If a true free trade deal were being made between two countries, it would take several hours to negotiate and be about two pages in length.
Drawing on 1700s Scottish economist Adam Smith’s economics of “comparative advantage,” it would eliminate all subsidies, tariffs, anti-trade programs and free up everyone to grow and produce what he does best, for himself, and unfettered export to the other country in the deal.
Full-out free trade, no matter what.
Strangely, those politicians who cite that free trade is required for prosperity, are terrified of this total free-trade prospect. They spend an equal amount of time assuring those who lobby them for protection, or government handouts for their business ventures, that they have their backs.
Conservative leader Andrew Scheer is a prime example of a so-called Conservative, supposedly in favour of free trade between free economies, while assuring others he will keep 300 per cent tariffs in place.
Perhaps it has to be this way, pretending they are free traders. But one suspects they feel this hypocrisy has to prevail in order to be elected and re-elected. Maxime Bernier can tell you how well his freer trade platform turned out in his leadership bid for the federal Conservative Party.
Whether having total free trade would create an ideal economy, or not, — letting the losers lose and the winners win — we will never know. But New Zealand and Australia, through geography and circumstances, have a fairly good idea, coming closer than any country to achieving this ideal with overall positive results.
New Zealand arrived here after it once hit-the-wall financially and had to reboot an economy. Australia, because of its geographic isolation, needed to sweeten the pot for others to do business.
In Canada, as in most countries, folks feel such a scenario is downright dangerous and insist their governments tap dance on free trade, depending on the product, and who would benefit or would be hurt, if it were freely traded or protected behind tariffs.
What went on before at the negotiating tables, with hordes of lobbyists descending on politicians and these negotiators, sometimes took years to get craven results. U.S. President Donald Trump has brought it all out on Twitter and into the spotlight. It sure isn’t pretty but at least now we can watch. If you don’t want to join those countries with tariffs against them on steel and aluminum, what are you giving me? The most effective, brutal negotiating I’ve ever seen.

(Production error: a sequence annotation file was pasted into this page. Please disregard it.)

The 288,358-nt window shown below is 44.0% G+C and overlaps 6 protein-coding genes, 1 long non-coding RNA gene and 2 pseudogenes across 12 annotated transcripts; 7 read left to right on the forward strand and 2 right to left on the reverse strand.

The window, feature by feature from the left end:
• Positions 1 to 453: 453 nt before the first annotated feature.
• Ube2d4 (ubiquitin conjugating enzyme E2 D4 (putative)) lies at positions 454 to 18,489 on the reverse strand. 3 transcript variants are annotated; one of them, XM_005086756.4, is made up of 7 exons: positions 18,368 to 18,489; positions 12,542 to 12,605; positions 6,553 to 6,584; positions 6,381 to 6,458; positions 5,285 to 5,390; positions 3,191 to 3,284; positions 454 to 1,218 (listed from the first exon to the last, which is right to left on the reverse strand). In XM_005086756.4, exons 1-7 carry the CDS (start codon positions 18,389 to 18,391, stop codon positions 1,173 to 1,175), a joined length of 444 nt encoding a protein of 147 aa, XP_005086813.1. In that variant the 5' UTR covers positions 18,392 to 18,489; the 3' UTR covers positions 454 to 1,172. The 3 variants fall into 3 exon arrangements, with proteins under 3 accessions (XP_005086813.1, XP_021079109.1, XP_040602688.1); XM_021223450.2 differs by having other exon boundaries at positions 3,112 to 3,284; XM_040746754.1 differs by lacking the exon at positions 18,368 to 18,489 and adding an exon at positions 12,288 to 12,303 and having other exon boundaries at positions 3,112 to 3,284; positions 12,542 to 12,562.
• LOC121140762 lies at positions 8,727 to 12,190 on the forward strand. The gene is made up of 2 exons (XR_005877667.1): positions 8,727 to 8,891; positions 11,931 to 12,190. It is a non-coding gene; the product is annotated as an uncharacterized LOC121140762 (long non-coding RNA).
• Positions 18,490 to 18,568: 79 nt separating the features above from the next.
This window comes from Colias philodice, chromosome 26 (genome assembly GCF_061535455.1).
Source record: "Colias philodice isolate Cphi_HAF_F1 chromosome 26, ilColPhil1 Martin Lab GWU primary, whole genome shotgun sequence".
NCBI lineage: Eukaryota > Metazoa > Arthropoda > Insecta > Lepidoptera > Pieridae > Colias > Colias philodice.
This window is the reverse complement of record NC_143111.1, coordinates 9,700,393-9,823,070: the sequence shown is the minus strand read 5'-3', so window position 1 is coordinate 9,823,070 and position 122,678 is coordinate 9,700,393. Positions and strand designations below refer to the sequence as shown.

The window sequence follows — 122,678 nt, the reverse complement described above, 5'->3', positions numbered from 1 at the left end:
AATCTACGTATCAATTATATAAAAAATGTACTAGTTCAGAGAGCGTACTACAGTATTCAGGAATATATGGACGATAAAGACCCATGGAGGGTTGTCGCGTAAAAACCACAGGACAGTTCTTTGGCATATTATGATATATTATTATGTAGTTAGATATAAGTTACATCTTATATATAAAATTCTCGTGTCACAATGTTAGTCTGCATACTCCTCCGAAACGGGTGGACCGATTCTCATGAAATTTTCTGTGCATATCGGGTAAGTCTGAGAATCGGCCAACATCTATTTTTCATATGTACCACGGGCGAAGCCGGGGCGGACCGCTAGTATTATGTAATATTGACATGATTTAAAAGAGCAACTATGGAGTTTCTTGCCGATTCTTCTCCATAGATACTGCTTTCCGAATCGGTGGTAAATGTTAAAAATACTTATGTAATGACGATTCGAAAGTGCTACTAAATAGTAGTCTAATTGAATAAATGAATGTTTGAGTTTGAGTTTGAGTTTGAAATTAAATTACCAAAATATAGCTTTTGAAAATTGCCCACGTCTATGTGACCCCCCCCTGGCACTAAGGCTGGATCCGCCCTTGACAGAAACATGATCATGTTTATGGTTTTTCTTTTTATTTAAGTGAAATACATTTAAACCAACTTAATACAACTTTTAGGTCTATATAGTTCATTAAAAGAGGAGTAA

I was at a public speech a couple of months ago where Canada’s top trade negotiator for NAFTA complained that the Trump administration was not following normal rules of behaviour at these trade talks. The U.S. was not giving the issues adequate study and analysis beforehand.
As much as I personally admire our negotiator, in all fairness, there was no economic analysis on our part to show that free trade in the long term was far more beneficial. His orders were to protect certain industries and their products at the free trade talks he conducted over the years.
It was the lobbyists who got to him, and the politicians, with the final decision to provide protection for certain segments of the economy.
But this new brazen attitude has jump-started folks to eliminate some stupidity at the table.
When the TPP was re-negotiated, the 11 countries agreed on day one they would not touch a single amount of a single product that had been negotiated when the Americans had been in play.
In a matter of months it was all done, although Justin had some delaying theatrics, drawing it out several months longer than the other countries wanted.
Remember NAFTA re-negotiations only started last fall. When I was standing and talking for about half an hour with the federal Minister of Agriculture in a Prescott County dairy barn on March 19, Lawrence MacAulay revealed that he was 100 per cent focused on getting a vital, re-negotiated NAFTA deal made for agriculture.
A dramatic Liberal government attitude shift from the former posturing, “it will be our way, or no deal.”
Ian Cumming is a former Glengarry County dairy farmer who farms with his son in northern New York state.